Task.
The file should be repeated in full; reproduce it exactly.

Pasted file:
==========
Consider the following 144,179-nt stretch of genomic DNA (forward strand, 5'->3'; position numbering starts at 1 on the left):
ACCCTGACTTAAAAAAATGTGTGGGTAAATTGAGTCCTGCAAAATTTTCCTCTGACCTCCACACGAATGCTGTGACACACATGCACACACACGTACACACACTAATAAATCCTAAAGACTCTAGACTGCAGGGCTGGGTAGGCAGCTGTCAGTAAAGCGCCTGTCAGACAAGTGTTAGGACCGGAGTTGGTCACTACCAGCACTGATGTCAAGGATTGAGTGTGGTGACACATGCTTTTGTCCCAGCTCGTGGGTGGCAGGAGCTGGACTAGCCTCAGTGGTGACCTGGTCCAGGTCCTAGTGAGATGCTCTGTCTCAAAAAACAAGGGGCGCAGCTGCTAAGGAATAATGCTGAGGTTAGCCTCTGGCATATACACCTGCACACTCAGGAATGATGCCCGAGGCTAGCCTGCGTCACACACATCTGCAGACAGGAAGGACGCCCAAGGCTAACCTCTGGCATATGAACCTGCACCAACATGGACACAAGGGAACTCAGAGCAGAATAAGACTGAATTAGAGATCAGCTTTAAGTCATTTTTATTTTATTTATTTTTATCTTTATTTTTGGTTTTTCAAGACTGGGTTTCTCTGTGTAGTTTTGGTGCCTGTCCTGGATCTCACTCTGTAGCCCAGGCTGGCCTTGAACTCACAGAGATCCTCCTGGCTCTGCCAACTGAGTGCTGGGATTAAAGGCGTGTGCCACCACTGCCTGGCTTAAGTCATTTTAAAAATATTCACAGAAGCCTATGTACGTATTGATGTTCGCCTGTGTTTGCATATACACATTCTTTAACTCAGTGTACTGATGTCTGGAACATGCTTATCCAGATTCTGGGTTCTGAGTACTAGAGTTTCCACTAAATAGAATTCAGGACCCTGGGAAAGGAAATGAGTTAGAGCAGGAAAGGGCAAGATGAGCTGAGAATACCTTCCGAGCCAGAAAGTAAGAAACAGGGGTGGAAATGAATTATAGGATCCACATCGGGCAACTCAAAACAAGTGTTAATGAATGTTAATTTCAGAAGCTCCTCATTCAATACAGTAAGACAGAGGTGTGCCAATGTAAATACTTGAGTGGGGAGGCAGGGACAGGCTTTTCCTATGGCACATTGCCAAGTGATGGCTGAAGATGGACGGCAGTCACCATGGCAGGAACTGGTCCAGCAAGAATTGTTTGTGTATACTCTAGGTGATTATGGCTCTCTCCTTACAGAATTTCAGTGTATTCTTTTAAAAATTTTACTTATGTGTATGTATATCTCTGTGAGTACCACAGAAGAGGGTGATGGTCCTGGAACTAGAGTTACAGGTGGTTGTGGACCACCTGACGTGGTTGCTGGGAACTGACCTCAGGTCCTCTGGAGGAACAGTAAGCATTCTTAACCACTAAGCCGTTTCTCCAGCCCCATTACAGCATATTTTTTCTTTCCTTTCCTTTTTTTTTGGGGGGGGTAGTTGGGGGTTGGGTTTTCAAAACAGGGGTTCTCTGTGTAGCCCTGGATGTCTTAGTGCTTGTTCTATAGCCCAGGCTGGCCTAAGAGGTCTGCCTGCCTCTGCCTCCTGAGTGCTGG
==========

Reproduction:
Consider the following 144,179-nt stretch of genomic DNA (forward strand, 5'->3'; position numbering starts at 1 on the left):
ACCCTGACTTAAAAAAATGTGTGGGTAAATTGAGTCCTGCAAAATTTTCCTCTGACCTCCACACGAATGCTGTGACACACATGCACACACACGTACACACACTAATAAATCCTAAAGACTCTAGACTGCAGGGCTGGGTAGGCAGCTGTCAGTAAAGCGCCTGTCAGACAAGTGTTAGGACCGGAGTTGGTCACTACCAGCACTGATGTCAAGGATTGAGTGTGGTGACACATGCTTTTGTCCCAGCTCGTGGGTGGCAGGAGCTGGACTAGCCTCAGTGGTGACCTGGTCCAGGTCCTAGTGAGATGCTCTGTCTCAAAAAACAAGGGGCGCAGCTGCTAAGGAATAATGCTGAGGTTAGCCTCTGGCATATACACCTGCACACTCAGGAATGATGCCCGAGGCTAGCCTGCGTCACACACATCTGCAGACAGGAAGGACGCCCAAGGCTAACCTCTGGCATATGAACCTGCACCAACATGGACACAAGGGAACTCAGAGCAGAATAAGACTGAATTAGAGATCAGCTTTAAGTCATTTTTATTTTATTTATTTTTATCTTTATTTTTGGTTTTTCAAGACTGGGTTTCTCTGTGTAGTTTTGGTGCCTGTCCTGGATCTCACTCTGTAGCCCAGGCTGGCCTTGAACTCACAGAGATCCTCCTGGCTCTGCCAACTGAGTGCTGGGATTAAAGGCGTGTGCCACCACTGCCTGGCTTAAGTCATTTTAAAAATATTCACAGAAGCCTATGTACGTATTGATGTTCGCCTGTGTTTGCATATACACATTCTTTAACTCAGTGTACTGATGTCTGGAACATGCTTATCCAGATTCTGGGTTCTGAGTACTAGAGTTTCCACTAAATAGAATTCAGGACCCTGGGAAAGGAAATGAGTTAGAGCAGGAAAGGGCAAGATGAGCTGAGAATACCTTCCGAGCCAGAAAGTAAGAAACAGGGGTGGAAATGAATTATAGGATCCACATCGGGCAACTCAAAACAAGTGTTAATGAATGTTAATTTCAGAAGCTCCTCATTCAATACAGTAAGACAGAGGTGTGCCAATGTAAATACTTGAGTGGGGAGGCAGGGACAGGCTTTTCCTATGGCACATTGCCAAGTGATGGCTGAAGATGGACGGCAGTCACCATGGCAGGAACTGGTCCAGCAAGAATTGTTTGTGTATACTCTAGGTGATTATGGCTCTCTCCTTACAGAATTTCAGTGTATTCTTTTAAAAATTTTACTTATGTGTATGTATATCTCTGTGAGTACCACAGAAGAGGGTGATGGTCCTGGAACTAGAGTTACAGGTGGTTGTGGACCACCTGACGTGGTTGCTGGGAACTGACCTCAGGTCCTCTGGAGGAACAGTAAGCATTCTTAACCACTAAGCCGTTTCTCCAGCCCCATTACAGCATATTTTTTCTTTCCTTTCCTTTTTTTTTGGGGGGGGTAGTTGGGGGTTGGGTTTTCAAAACAGGGGTTCTCTGTGTAGCCCTGGATGTCTTAGTGCTTGTTCTATAGCCCAGGCTGGCCTAAGAGGTCTGCCTGCCTCTGCCTCCTGAGTGCTGG